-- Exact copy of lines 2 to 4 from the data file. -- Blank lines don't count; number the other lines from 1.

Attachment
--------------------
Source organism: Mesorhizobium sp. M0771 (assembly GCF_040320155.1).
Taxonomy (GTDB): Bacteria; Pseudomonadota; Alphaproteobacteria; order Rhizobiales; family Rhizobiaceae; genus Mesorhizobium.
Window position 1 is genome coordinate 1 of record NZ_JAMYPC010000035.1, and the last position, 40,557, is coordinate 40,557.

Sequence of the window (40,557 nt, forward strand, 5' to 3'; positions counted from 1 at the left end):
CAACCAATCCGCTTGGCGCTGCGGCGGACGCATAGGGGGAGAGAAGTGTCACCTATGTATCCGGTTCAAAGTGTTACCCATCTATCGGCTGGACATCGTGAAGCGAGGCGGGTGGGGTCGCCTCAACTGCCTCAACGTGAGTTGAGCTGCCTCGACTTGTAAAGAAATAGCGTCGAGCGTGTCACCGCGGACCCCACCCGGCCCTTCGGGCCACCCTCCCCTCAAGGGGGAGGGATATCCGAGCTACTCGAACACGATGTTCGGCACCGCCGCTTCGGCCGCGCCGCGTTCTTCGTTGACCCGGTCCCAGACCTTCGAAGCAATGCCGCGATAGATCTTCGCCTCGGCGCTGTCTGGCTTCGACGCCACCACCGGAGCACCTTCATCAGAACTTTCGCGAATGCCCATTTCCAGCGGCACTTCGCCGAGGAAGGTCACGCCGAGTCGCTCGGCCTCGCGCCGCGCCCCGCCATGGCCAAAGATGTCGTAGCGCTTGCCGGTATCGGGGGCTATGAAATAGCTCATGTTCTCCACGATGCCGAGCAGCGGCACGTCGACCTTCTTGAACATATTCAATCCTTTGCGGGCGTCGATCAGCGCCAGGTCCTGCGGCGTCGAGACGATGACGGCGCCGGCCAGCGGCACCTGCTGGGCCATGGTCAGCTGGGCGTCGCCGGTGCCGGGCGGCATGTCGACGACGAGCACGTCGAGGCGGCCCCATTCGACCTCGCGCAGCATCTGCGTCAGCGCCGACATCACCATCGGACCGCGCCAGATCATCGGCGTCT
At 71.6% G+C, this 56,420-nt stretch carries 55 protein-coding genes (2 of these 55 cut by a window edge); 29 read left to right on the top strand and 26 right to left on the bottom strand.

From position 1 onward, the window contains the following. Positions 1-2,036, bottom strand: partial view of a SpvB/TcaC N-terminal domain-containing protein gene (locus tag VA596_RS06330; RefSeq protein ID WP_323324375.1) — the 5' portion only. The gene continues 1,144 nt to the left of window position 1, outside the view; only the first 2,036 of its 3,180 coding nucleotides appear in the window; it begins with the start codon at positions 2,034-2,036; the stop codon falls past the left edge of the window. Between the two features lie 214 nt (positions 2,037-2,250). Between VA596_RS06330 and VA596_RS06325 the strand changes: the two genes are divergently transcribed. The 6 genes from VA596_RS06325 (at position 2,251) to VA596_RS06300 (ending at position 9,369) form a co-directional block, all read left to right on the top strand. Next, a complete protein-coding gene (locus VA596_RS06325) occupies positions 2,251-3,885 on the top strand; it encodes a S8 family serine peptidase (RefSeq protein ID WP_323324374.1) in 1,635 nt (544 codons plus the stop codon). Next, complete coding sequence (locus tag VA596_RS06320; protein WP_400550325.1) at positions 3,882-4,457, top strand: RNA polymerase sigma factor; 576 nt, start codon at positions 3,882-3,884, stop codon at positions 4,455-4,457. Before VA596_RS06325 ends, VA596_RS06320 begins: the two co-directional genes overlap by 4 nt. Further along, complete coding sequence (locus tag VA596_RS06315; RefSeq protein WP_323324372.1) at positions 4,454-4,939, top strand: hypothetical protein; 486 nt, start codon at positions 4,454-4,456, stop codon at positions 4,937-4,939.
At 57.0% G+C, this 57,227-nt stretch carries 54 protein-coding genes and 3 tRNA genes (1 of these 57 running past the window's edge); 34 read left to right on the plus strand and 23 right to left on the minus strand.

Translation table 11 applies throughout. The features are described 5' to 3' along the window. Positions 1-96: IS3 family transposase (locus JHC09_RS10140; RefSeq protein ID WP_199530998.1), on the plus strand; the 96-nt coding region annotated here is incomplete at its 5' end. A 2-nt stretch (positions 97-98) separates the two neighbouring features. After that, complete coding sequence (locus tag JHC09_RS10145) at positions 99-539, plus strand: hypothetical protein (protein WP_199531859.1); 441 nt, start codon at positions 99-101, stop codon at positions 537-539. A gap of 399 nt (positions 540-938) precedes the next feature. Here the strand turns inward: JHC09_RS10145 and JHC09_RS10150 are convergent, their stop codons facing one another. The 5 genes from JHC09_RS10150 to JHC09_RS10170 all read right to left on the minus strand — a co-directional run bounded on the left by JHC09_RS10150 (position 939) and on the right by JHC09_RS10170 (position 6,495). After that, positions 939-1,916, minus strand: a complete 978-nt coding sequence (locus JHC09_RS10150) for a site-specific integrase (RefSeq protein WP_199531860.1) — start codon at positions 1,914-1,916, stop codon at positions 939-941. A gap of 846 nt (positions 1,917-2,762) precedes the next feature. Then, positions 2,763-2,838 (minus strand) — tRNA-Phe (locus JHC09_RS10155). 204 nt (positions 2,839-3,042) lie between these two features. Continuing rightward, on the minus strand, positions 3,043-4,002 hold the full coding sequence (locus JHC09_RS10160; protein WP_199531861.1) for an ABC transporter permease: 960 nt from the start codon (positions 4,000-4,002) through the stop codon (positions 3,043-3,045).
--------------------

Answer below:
Taxonomy (GTDB): Bacteria; Pseudomonadota; Alphaproteobacteria; order Rhizobiales; family Rhizobiaceae; genus Mesorhizobium.
Window position 1 is genome coordinate 1 of record NZ_JAMYPC010000035.1, and the last position, 40,557, is coordinate 40,557.

Sequence of the window (40,557 nt, forward strand, 5' to 3'; positions counted from 1 at the left end):